IN A luxury apartment block in a Chinese city, something is stirring. A pair of thieves are making their way up 27 floors, through back stairs and ventilation tunnels.
Thieves and Boy - Oran Mor, Glasgow
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Their aim is to reach the penthouse flat of a corrupt politician, where they know there is a huge stash of ill-gotten cash; so when their midnight prowl across the roof is interrupted by the presence of a half-drunk rich kid threatening to throw himself over the edge, they are at a loss.
This is the opening of the second play in the current season of new plays from China, co-produced by Play, Pie and Pint with the National Theatre of Scotland and the Confucius Institute; and as Hao Jingfang’s story veers from knockabout comedy into brutal tragedy, it’s clear that this is another memorable short play about a China shocked and traumatised by the huge economic inequalities that have opened up over the last two decades.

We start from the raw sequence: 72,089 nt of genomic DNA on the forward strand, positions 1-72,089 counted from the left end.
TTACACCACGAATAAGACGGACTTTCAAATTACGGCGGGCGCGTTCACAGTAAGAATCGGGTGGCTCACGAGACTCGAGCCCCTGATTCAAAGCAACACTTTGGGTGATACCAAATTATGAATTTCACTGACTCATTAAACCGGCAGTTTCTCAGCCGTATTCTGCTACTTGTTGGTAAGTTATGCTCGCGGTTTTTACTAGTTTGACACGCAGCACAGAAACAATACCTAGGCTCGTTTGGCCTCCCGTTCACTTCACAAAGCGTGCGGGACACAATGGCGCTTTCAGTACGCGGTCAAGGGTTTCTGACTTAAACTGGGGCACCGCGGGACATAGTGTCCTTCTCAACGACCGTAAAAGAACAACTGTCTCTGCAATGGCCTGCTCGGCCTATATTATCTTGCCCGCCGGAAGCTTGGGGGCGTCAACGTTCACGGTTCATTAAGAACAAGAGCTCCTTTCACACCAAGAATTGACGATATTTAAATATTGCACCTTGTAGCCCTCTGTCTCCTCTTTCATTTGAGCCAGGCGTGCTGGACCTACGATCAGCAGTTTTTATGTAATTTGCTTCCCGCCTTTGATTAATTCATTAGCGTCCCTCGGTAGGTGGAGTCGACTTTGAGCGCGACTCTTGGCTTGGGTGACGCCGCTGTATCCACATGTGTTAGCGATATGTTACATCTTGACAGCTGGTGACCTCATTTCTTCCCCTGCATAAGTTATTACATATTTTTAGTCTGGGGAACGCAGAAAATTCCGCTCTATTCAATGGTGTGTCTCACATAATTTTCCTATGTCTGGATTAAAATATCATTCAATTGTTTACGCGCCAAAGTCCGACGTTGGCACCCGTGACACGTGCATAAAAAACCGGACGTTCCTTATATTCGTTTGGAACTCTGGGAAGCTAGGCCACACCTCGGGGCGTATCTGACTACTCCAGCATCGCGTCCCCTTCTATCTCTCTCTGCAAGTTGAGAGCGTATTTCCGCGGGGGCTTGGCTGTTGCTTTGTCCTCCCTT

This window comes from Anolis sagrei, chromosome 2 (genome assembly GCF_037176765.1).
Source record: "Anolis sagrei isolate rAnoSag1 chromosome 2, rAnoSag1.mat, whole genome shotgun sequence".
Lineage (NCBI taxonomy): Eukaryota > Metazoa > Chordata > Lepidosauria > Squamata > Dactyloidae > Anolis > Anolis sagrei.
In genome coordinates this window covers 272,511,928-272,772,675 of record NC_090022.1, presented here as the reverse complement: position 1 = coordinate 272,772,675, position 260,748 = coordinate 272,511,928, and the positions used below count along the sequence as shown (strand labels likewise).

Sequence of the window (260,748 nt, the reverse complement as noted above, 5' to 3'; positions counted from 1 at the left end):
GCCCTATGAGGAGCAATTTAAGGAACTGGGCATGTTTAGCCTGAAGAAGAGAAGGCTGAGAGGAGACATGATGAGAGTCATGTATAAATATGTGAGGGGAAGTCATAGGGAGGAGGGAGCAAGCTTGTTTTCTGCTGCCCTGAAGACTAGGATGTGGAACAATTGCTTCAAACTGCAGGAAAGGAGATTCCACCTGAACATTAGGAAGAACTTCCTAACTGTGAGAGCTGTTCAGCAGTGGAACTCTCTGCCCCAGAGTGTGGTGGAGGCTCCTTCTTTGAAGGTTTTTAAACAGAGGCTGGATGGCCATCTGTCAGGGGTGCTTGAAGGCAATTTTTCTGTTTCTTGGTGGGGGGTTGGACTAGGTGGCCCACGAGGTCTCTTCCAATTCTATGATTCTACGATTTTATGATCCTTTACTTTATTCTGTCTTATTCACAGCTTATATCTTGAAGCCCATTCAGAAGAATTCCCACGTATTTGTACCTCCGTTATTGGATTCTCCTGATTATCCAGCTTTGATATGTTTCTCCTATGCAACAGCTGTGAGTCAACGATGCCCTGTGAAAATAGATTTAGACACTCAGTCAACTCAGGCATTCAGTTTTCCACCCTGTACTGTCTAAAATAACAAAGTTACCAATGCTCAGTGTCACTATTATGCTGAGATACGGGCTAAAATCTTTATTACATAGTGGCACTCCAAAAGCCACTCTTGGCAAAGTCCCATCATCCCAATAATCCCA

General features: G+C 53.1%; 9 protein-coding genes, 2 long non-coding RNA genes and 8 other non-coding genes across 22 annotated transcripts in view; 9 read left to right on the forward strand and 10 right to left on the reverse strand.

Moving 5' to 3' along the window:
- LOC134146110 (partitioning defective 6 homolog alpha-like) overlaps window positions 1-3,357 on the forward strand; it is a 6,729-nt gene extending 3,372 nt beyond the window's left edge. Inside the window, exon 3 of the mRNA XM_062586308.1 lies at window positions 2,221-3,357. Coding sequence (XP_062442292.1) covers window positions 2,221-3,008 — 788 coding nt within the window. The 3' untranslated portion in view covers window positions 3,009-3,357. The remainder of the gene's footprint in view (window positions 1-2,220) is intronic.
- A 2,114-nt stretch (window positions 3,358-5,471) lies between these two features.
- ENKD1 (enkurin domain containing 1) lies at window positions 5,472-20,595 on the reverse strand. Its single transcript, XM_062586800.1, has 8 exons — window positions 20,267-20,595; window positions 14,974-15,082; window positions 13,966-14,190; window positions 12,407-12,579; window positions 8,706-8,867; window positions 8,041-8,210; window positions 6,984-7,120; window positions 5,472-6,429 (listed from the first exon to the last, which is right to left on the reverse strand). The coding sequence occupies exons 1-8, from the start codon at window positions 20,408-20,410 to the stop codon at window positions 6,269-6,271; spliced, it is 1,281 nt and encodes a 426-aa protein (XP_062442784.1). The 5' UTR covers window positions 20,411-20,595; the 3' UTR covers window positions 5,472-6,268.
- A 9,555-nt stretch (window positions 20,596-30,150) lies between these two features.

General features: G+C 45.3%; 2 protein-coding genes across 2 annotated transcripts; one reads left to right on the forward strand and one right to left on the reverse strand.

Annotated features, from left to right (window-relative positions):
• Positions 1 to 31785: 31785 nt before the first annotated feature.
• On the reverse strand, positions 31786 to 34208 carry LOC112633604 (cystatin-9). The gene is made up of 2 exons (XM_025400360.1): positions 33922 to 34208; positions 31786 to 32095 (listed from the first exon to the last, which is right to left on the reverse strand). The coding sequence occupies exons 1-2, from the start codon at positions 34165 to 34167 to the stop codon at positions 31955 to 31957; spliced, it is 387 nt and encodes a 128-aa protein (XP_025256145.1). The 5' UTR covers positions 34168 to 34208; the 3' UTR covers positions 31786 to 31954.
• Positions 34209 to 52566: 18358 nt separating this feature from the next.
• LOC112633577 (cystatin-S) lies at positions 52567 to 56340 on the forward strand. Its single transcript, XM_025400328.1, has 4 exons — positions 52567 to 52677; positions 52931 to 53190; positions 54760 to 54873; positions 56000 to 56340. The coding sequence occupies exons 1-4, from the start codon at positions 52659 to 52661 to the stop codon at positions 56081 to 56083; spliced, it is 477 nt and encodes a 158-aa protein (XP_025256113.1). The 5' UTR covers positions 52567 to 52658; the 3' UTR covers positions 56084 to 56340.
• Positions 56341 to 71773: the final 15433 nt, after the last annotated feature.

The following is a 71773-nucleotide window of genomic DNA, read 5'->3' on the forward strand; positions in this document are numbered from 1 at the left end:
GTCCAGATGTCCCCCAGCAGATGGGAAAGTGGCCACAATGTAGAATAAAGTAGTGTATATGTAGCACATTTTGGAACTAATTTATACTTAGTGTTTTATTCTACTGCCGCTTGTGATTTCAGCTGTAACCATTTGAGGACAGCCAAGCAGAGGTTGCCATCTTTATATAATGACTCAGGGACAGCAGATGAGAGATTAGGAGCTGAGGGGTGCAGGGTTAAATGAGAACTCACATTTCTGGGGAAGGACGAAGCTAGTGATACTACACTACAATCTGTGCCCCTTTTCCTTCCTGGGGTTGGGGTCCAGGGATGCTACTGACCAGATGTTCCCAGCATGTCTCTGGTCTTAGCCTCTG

The kid, as it turns out, is a philosophy student, conscious of the need for China to get its ravenous desire for material wealth back under control, and for his father to pay for his crimes; the thieves are just ordinary guys, seeking a little of their own back from the class that has been looting the nation. The ending is bitter, the mood increasingly dark. Yet the energy is terrific, in this English version by Davey Anderson; and Martin Docherty, Ross Allan and Marco Chiu are unforgettable as thief, thief and boy, locked together in an eternal triangle of hate, envy, and stubborn human connection.